failing like never before


Debroah Harkness’ All Souls Trilogy

I used to pick books by their cover. In the days before smart phones and readily available internet book reviews, my best determinant for a book's quality was the flashiness of the cover and the catchiness of the title. But now with a smart phone always in my pocket, I can instead rely on "expert" reviews for assistance. Some list of highly rated books had Debroah Harkness' All Souls Trilogy near the top, so when a trip to my local library revealed an entire shelf filled with multiple copies of the trilogy, I checked out the lot. My "expert" opinion of the trilogy, here, is mostly spoiler free.

Enter the women...
Diana Bishop is an Oxford educated PhD and Yale history professor, who is highly respected in her field of study and amazingly brilliant. Because her hobbies include rowing, running and yoga, she remains fit and eye-catchingly beautiful despite approaching middle age. She is also, of course, a (super) witch of unusual talent and strength, despite her attempts to forgot her witchy heritage. Bishop is clearly an all around exaggerated and cooler version of author and USC history professor Debroah Harkness (who received her PhD from well respected, but nonetheless uncool cow college, UC Davis).

Enter the vampire...
Matthew Clairmont is (about) 1500 years of age, fabulously wealthy (thanks to hundreds of years worth of accumulated riches), astonishingly brilliant and unnaturally well-educated (since he spent his unnatural lifetime accumulating degrees in various subject areas) and of course, broodingly handsome (because all vampires are HAWT). Clairmont has that bad-boy vibe, with a bloody and messy past (what member of the un-dead doesn't) hidden beneath a gentlemen's veneer. But his best characteristic is his deep love and undying devotion for his one true love, Debroah... I mean, Diana Bishop.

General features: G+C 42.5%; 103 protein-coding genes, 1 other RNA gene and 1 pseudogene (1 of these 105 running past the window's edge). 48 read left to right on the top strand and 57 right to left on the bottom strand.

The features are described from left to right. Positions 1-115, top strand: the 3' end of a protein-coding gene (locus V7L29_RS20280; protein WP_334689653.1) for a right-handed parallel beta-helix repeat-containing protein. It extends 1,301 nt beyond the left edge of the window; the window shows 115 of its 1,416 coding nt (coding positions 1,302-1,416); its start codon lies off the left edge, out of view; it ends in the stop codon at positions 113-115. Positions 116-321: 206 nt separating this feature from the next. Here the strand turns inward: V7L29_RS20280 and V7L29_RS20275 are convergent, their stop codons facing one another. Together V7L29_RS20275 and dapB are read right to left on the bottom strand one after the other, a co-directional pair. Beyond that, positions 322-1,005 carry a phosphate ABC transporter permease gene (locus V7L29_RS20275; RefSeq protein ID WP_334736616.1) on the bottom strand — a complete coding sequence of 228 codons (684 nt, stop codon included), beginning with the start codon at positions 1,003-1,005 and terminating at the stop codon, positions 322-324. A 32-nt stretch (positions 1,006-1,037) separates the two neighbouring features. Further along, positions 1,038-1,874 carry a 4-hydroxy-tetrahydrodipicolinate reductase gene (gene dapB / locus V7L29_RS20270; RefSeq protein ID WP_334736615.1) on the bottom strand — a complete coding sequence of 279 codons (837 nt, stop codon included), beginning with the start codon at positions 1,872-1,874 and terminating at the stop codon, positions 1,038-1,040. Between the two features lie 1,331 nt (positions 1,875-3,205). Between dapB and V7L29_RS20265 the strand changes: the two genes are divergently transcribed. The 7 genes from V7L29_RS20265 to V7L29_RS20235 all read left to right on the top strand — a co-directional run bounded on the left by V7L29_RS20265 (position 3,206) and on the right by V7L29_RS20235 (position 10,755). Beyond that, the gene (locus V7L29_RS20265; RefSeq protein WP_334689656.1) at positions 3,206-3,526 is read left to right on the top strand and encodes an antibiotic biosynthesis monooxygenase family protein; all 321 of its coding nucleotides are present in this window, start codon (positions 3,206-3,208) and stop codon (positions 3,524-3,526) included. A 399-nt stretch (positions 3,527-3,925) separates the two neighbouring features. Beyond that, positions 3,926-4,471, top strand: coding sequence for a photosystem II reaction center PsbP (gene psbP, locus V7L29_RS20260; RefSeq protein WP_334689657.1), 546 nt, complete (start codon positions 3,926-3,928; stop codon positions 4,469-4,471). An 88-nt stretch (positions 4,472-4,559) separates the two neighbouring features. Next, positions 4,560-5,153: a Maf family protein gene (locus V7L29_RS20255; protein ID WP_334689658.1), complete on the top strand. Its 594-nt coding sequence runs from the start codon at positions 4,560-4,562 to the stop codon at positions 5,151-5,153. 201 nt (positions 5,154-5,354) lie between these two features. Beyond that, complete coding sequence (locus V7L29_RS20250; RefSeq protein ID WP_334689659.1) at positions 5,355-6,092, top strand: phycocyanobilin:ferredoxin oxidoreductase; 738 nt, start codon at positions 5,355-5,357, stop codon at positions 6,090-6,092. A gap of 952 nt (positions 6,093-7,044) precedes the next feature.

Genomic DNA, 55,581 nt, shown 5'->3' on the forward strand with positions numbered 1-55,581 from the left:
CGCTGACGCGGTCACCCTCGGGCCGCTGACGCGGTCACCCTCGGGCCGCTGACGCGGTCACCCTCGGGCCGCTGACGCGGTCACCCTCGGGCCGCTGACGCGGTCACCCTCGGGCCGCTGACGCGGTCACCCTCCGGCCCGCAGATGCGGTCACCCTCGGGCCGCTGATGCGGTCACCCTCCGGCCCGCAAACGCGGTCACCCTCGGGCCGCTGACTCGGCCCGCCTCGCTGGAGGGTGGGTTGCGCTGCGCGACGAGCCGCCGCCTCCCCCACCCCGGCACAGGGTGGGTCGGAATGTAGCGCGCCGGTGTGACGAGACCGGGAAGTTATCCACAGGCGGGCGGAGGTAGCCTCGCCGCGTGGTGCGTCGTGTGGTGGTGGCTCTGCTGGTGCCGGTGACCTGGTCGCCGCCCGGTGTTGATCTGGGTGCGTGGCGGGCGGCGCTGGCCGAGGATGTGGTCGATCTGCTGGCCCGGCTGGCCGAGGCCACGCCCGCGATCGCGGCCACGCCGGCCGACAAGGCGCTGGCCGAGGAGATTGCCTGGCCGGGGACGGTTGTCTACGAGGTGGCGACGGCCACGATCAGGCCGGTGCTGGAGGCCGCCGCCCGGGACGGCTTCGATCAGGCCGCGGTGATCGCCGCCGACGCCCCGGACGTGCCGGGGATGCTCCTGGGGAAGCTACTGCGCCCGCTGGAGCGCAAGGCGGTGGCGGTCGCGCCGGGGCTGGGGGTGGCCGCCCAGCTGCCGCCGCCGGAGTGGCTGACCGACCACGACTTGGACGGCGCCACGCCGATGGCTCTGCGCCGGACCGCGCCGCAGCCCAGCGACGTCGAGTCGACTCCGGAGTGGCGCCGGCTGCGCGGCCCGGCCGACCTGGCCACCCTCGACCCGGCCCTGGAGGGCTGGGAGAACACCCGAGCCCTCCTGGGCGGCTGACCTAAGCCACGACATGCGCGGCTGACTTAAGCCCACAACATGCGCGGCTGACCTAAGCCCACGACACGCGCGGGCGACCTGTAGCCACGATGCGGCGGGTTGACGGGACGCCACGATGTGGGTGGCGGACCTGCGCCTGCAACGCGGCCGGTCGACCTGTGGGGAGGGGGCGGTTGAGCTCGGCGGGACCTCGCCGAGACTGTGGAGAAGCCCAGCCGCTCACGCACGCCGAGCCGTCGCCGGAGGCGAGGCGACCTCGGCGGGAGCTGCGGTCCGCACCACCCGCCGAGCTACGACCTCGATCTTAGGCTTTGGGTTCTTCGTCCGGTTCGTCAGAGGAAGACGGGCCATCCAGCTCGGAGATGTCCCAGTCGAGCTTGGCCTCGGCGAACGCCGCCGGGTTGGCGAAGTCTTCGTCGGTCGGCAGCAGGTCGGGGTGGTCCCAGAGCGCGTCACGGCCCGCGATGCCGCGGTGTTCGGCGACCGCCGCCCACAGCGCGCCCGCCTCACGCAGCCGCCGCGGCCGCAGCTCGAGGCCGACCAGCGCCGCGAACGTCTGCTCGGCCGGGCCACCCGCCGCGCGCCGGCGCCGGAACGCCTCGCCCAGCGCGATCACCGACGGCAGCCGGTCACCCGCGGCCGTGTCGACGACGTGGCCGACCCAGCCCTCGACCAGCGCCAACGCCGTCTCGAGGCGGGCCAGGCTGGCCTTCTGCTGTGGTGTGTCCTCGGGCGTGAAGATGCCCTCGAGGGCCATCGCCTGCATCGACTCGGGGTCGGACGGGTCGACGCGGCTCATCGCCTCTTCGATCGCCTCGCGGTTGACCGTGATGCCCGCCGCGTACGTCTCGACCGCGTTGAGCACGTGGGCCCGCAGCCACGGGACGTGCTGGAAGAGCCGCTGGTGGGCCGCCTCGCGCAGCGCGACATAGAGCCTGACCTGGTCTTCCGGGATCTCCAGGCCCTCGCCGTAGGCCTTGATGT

With Earth! Fire! Wind! Water! and Heart!...
The star crossed lovers Bishop and Clairmont must use their combined powers and a little help from their magical and non-magical friends to embark on a twisting adventure of self-preservation and a quest to save the world from evil.

Although the All Souls Trilogy thankfully avoids true Twilight levels of creepiness, it clearly possesses all the right elements to follow in the wake of the very profitable teen vampire novels. One of the most notable similarities being an unrealistic romance between a blandly awesome Mary Sue and her vampire Darcy, that goes from zero to fanfic faster then Hermoine Granger can raise her hand. A little sprinkle of creepy night time voyeurism and a dash of B.O. sniffing is even thrown in for good measure.

Although occasionally fast paced, the trilogy is generally slow moving. Too much time is spent describing the layout of a reading room at an Oxford college and the mechanics of requesting books. In the time it takes to describe Bishop's early morning run I could have just taken my own morning run. Add in numerous flashbacks, time jumps, side plots and ancillary characters, and the story is a lurching, disjointed slog-fest desperately in need of a therapist.